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Int J Exp Pathol. 2001 Feb;82(1):15-33.

Biology of human papillomaviruses.

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Department of Microbiology and Immunology, University of Rochester, Rochester, NY 14642, USA.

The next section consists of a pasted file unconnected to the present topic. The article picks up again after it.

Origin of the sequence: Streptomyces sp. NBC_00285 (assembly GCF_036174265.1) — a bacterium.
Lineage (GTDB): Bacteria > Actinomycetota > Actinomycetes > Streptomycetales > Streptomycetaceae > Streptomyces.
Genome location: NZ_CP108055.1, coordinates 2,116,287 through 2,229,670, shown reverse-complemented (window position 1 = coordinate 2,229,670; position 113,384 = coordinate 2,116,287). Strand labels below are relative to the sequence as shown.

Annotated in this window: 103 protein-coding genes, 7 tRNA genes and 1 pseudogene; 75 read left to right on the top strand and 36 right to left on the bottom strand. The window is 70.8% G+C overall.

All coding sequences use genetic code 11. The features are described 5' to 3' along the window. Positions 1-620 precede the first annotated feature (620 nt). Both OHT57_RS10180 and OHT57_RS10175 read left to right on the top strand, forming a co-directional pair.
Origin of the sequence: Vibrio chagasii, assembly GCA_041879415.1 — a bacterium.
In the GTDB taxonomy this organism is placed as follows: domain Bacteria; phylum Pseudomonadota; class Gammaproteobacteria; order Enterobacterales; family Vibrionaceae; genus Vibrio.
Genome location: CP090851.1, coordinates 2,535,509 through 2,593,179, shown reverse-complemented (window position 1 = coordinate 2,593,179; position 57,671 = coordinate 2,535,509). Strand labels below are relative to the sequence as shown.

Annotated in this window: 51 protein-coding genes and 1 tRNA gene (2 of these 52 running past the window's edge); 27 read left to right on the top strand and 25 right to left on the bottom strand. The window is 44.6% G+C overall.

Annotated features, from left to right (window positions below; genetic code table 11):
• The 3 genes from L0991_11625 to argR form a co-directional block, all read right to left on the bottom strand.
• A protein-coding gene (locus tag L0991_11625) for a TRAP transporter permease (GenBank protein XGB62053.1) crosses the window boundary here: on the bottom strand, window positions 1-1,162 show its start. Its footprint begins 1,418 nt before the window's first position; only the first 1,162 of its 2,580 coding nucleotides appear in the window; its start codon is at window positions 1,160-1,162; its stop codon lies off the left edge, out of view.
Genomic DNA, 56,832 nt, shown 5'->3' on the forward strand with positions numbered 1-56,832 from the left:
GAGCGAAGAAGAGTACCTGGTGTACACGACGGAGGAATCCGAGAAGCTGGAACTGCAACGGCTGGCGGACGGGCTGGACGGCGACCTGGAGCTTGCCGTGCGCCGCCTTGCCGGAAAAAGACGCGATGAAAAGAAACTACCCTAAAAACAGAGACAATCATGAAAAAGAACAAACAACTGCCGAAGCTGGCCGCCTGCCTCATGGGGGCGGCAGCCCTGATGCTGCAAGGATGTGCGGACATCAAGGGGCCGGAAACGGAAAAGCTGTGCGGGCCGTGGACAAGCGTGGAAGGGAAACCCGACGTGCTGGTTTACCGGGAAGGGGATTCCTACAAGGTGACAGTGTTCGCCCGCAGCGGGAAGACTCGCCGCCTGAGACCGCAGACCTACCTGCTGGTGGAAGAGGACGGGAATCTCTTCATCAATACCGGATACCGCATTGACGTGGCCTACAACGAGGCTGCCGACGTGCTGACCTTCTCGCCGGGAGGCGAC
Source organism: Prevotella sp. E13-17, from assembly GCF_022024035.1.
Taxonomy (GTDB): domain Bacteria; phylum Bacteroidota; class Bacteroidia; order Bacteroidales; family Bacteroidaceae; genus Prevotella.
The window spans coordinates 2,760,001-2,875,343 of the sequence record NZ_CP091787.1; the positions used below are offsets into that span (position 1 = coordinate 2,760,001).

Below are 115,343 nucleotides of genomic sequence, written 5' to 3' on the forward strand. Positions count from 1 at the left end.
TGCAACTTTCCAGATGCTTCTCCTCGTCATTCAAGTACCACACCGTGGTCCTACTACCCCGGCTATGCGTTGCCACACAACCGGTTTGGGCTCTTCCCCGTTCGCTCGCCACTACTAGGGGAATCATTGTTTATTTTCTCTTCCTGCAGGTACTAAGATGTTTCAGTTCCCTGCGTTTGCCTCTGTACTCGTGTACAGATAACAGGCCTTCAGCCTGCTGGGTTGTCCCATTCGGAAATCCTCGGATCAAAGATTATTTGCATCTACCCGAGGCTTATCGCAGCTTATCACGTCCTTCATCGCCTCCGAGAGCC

Human papillomaviruses (HPVs) cause squamous cancers of epithelial surfaces, of which genital cancers are the most common. In this article we have attempted to describe the properties and functions of the viral proteins of HPV type 16, a common cause of genital cancers, and have tried to suggest how their expression may lead to a dysregulated cell which may become malignant. These viruses are attempting to replicate in terminally differentiating keratinocytes and must stimulate G1 to S-phase progression for the replication of their genome. As part of the successful completion of replication and assembly of infectious virus particles, the virus needs at least partial differentiation to occur. Therefore, at the same time as differentiation is occurring, the nuclei of infected cells are in S-phase. While the mechanisms of action of the viral proteins are not completely understood, researchers are making progress and this article strives to bring together the conclusions from some of this work.

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